Last year, I taught my kids to graph parabolas, and to solve all those drop a ball off of a balcony problems.

And they did horrible at it come test time^{1}.

I don’t have a complete answer to the word problems yet, but they knocked the graphing questions out of the park. The trick is that, on the test, you either get one graph and four choices of equations to match it to, or one equation and four graphs.

This is a series of worksheets, designed to take up just part of a class period every day for two weeks. I’d hand them out in the last 8 or so minutes of class, and make them tickets out. I’d also insist that students fill in the relevant information that let them distinguish between their choices.

The early worksheets are simple, requiring only happy/sad and y intercept to differentiate the choices. Later worksheets require more knowledge.

It turns out that the incremental requirements between these sheets was perfect for my students – everyone could get the first couple, and it introduced new ideas just quickly enough that they could adopt them and use them effectively.

The win was that they could use the knowledge from these worksheets not just to ace the test, but to quickly be able to predict what a graph for an equation would look like, or what they should expect when finding an equation for a graph.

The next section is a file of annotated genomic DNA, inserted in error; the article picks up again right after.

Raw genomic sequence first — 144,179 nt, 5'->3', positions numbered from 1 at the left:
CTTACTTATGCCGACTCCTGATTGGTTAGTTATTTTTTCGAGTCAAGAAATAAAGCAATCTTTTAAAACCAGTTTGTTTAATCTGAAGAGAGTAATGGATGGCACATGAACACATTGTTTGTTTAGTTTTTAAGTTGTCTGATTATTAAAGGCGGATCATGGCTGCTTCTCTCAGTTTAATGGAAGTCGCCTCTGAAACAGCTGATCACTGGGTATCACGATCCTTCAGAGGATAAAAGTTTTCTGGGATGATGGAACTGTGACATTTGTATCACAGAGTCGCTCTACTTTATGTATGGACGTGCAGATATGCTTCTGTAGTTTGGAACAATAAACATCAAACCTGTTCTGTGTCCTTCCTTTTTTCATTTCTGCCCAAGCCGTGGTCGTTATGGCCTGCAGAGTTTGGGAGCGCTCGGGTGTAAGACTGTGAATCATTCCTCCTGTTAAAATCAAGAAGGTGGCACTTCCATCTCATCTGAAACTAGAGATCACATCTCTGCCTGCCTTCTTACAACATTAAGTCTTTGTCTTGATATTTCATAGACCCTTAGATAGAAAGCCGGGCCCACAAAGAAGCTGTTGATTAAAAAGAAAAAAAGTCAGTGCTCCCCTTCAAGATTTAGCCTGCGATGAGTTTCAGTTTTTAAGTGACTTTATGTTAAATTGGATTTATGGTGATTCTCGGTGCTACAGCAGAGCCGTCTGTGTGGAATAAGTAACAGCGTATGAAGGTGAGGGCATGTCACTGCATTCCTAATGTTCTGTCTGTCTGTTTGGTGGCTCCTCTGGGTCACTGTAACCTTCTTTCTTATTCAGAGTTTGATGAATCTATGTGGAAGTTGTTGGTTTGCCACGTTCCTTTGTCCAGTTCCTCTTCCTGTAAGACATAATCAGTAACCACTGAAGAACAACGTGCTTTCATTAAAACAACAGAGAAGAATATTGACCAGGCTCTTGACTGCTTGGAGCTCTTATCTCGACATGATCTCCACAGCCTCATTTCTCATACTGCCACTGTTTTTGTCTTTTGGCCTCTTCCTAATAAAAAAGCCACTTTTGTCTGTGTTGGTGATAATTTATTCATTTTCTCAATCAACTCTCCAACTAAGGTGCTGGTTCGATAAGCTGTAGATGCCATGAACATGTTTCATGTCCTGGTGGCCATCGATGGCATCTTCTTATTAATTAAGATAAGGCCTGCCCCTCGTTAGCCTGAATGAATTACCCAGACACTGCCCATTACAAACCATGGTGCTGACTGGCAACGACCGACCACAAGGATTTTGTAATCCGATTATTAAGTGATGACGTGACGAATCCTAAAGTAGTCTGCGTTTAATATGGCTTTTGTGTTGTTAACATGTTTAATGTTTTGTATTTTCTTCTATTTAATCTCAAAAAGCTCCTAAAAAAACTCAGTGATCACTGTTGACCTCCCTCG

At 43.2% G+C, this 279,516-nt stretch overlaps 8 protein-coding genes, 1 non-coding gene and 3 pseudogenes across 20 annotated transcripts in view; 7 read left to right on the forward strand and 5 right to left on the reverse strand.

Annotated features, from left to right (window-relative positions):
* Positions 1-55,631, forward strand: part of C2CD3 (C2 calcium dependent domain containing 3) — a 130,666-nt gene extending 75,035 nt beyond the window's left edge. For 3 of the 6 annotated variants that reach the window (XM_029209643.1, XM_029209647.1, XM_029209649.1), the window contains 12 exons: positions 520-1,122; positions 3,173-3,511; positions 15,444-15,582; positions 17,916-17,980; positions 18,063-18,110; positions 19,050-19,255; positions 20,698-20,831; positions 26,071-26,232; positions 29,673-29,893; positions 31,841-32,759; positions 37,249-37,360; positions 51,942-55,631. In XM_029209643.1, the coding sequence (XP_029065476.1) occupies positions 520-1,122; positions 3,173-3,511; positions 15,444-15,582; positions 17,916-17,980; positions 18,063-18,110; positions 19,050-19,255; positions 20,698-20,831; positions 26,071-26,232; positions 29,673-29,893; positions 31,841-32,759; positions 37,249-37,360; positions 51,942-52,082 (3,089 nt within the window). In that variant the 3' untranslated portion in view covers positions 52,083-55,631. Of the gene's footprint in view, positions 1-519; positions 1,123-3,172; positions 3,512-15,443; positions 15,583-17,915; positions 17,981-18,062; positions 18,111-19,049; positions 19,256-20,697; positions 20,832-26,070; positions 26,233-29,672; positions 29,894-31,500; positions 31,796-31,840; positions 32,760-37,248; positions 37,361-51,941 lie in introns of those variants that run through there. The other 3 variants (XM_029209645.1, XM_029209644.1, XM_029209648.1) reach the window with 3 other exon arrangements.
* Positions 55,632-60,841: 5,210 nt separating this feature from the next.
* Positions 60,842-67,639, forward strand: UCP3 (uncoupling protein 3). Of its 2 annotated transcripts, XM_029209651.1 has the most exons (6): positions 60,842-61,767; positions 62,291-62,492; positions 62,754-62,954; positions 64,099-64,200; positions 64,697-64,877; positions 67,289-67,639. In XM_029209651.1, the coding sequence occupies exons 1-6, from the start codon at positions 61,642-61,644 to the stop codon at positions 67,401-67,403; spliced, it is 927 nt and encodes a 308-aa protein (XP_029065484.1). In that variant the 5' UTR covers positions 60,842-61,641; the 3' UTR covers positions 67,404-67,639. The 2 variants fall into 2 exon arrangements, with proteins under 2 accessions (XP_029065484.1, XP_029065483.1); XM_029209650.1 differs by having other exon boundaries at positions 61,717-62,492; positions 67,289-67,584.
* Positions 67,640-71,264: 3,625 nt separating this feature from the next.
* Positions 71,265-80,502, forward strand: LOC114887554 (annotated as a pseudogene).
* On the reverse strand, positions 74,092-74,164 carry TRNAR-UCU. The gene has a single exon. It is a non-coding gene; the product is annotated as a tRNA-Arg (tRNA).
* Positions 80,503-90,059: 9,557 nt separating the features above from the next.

^{1} Our district does quarterly tests that tend to be pretty good predictors of how the kids will do on the CST. I find it useful to have that feedback, since I have no idea what the CST questions are, much less how the kids fail at them.

## { 12 } Comments

I love these for several reasons:

Thanks for sharing. I’m inspired :)

. …..math is so very hard….why math is so very hard?

….plz make it essy so that students will understand it ..

…to all syudents study hard lang tah para dili ta ma bagsak….jejejejejejejej major major

The worksheet link isn’t working. I’d love to use this. Can you fix the link, or email me a copy, please? (suevanhattum on hotmail) Thanks!

I’m with Sue – I’d love to use these but the links aren’t working. Can you e-mail them to me, too? It’s kristenfouss at yahoo.

Thank you!

Fixed!

That’s awesome! Thanks!

I love the idea, but the link is not working. Could you fix it again? Thank you for posting your ideas and sharing your worksheets.

Is there a key posted for this?

I would just like to say thank you for sharing these. I am one of only four teachers in my math department (15 people total) that seems to do any real work making worksheets and activities for kids. I’m only a year 5 teacher, but it’s still tough and time consuming thinking of new ideas. I don’t get much shared with me by other teachers because most of us don’t teach the same classes. I am sure my Algebra kids will benefit. They were laughing at me when we were doing an activity yesterday and I kept referencing the happy/sad face, so I’m sure they’ll be glad to see them on this worksheet too. :)

can you tell me what software you used to create the worksheets? I am looking for something similar, but for linear graphs. Or do you already have something like this you could send me?